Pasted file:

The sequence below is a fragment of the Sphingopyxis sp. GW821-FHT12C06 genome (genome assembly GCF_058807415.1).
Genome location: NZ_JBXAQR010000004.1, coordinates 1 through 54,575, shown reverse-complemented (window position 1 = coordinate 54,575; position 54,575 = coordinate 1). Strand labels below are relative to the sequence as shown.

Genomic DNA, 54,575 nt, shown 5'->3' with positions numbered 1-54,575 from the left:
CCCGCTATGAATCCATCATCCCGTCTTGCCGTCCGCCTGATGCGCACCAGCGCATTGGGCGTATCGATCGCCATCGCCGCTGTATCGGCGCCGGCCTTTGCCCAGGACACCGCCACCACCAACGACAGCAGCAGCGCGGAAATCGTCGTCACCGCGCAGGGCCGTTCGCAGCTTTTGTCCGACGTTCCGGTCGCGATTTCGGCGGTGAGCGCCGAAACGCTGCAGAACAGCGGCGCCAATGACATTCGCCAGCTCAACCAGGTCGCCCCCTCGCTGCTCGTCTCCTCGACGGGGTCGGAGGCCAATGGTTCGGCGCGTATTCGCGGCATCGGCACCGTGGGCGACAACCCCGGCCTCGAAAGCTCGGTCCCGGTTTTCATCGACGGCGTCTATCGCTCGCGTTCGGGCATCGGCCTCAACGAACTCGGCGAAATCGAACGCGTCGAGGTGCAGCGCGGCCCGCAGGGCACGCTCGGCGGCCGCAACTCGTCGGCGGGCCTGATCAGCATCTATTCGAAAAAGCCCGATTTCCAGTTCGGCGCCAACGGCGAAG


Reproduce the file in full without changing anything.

The sequence below is a fragment of the Sphingopyxis sp. GW821-FHT12C06 genome (genome assembly GCF_058807415.1).
Genome location: NZ_JBXAQR010000004.1, coordinates 1 through 54,575, shown reverse-complemented (window position 1 = coordinate 54,575; position 54,575 = coordinate 1). Strand labels below are relative to the sequence as shown.

Genomic DNA, 54,575 nt, shown 5'->3' with positions numbered 1-54,575 from the left:
CCCGCTATGAATCCATCATCCCGTCTTGCCGTCCGCCTGATGCGCACCAGCGCATTGGGCGTATCGATCGCCATCGCCGCTGTATCGGCGCCGGCCTTTGCCCAGGACACCGCCACCACCAACGACAGCAGCAGCGCGGAAATCGTCGTCACCGCGCAGGGCCGTTCGCAGCTTTTGTCCGACGTTCCGGTCGCGATTTCGGCGGTGAGCGCCGAAACGCTGCAGAACAGCGGCGCCAATGACATTCGCCAGCTCAACCAGGTCGCCCCCTCGCTGCTCGTCTCCTCGACGGGGTCGGAGGCCAATGGTTCGGCGCGTATTCGCGGCATCGGCACCGTGGGCGACAACCCCGGCCTCGAAAGCTCGGTCCCGGTTTTCATCGACGGCGTCTATCGCTCGCGTTCGGGCATCGGCCTCAACGAACTCGGCGAAATCGAACGCGTCGAGGTGCAGCGCGGCCCGCAGGGCACGCTCGGCGGCCGCAACTCGTCGGCGGGCCTGATCAGCATCTATTCGAAAAAGCCCGATTTCCAGTTCGGCGCCAACGGCGAAG